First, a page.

Chris from Boston, MA:
Reading your columns on a daily basis has made living in Patriots territory almost tolerable. My question is, how likely is it that Hugh Douglas will be cut by the Eagles? His negative comments about the city of Jacksonville have me yearning to see him out of the league.

Vic: In the beginning, Hugh Douglas' criticism of Jacksonville embarrassed this town. Now, he's embarrassing himself.

Dr. Witherby from Oxford, England:
The next time you write about your favorite coach sporting the biggest collection of "Wilsons" on the block, try to refrain from scantily-clad, vulgar acronyms such as CYA. Wouldn't something like "Counseling Young Americans" have a greater social benefit than your "American Pie" attempt at sophomoric humor? I was quite shocked and almost choked on my crumpets when reading your Hugh Douglas editorial. What do you have to say for yourself?

Vic: Those crumpets are makin' you soft, Doc.

Tommy from Richmond, VA:
I'm sick of hearing how Hugh Douglas didn't like Jacksonville. Didn't he visit the city before he signed? I moved to a city that is proud of itself with far less reasons to be than Jax does, and the Super Bowl will only bring on more undue criticism. Jax will never be NYC or Philly (thank goodness), but the residents should be proud to live there (I'm proud to be from there). If the city remains a hidden treasure, that's fine with me.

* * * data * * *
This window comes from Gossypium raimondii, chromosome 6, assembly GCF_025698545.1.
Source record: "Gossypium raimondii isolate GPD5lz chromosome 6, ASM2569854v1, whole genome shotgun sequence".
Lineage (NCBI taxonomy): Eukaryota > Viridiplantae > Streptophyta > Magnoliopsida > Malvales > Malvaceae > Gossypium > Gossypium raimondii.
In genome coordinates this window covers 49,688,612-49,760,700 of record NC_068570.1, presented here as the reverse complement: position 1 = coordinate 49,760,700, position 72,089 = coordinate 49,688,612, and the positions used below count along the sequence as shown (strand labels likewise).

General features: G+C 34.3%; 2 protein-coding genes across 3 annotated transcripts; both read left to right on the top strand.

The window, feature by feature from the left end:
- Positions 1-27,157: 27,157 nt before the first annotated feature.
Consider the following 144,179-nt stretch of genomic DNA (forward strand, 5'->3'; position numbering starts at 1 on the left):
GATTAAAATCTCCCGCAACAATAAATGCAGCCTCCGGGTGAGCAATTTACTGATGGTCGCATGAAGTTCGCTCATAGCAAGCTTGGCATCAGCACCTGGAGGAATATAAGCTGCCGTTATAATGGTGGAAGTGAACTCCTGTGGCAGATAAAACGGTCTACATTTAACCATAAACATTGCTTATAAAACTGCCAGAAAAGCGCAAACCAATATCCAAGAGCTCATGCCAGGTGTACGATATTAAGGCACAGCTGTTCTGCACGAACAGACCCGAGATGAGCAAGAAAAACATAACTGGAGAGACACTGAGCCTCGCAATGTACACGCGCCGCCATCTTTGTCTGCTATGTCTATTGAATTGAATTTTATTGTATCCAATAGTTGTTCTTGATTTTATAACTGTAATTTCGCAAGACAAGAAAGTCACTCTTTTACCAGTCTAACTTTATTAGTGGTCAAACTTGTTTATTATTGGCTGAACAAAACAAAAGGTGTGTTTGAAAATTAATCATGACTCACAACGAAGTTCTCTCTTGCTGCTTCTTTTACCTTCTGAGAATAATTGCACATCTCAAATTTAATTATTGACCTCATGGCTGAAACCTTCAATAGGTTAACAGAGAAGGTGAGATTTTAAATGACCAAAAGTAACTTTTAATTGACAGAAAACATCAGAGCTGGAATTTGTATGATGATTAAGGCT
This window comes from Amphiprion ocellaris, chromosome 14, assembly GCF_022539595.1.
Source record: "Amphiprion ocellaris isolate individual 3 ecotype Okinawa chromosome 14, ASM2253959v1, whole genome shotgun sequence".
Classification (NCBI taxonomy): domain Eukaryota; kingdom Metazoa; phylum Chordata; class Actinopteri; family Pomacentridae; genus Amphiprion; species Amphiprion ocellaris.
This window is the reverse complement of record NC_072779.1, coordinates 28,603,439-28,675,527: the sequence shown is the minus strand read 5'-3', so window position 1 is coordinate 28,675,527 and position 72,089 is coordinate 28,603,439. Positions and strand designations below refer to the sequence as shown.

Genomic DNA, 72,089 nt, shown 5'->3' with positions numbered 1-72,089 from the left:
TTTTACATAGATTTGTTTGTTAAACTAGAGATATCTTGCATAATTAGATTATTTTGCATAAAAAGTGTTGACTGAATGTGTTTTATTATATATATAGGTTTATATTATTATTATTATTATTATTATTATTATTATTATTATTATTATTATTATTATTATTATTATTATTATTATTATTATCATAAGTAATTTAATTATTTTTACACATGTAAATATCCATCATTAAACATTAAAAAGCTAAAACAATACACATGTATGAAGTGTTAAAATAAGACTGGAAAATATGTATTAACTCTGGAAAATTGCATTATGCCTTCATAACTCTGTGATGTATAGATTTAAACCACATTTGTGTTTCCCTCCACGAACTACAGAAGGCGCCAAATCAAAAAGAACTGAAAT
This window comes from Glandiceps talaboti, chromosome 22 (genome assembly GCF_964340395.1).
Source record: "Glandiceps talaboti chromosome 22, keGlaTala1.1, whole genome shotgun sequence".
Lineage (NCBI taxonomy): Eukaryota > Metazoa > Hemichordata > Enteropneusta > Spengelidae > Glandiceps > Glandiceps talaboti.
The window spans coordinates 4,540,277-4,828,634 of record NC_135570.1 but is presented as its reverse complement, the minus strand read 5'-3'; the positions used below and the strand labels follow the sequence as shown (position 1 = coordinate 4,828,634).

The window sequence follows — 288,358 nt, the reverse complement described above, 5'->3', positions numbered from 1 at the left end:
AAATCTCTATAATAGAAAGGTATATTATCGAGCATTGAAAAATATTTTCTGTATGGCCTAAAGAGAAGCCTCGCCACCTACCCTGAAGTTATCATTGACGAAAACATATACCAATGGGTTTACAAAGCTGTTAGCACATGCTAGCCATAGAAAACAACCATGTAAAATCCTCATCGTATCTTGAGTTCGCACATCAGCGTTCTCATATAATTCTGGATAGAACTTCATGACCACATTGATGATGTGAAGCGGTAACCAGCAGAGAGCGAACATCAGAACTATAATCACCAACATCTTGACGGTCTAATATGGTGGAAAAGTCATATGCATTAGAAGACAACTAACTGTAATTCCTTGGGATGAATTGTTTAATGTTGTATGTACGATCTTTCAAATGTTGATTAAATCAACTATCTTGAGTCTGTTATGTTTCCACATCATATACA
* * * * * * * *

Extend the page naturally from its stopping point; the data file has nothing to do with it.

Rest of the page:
Vic: The fact of the matter his beloved Eagles let him go.

Scot from Jacksonville:
How do roster spots work, given an injury situation like Kyle Brady's? Assuming he makes the team, does he count towards the 53-man roster limit on opening day, even though he can't play?

Vic: If Kyle Brady is on the Jaguars' active roster on opening day, he counts.

Charles from Jacksonville:
In the fantasy world of the salary cap, money bounces around like a hockey puck in play. How much real money did Douglas make so far this year and how much money did he lose in the future? I failed "Salary Cap 101" but think I got the big picture.

Vic: Players don't begin drawing their salary until the regular season begins. By being released, he lost the $3.345 million salary he was to have earned this season. He keeps, however, all of the $6 million signing bonus the Jaguars gave him when they signed him a year ago.

Alec from York, PA:
In your opinion, do you think Hugh purposely laid down so he might have the chance of going back to Philly?

Vic: To make $850,000 instead of $3.345 million? If he did, the Liberty Bell isn't the only thing in Philadelphia that's cracked.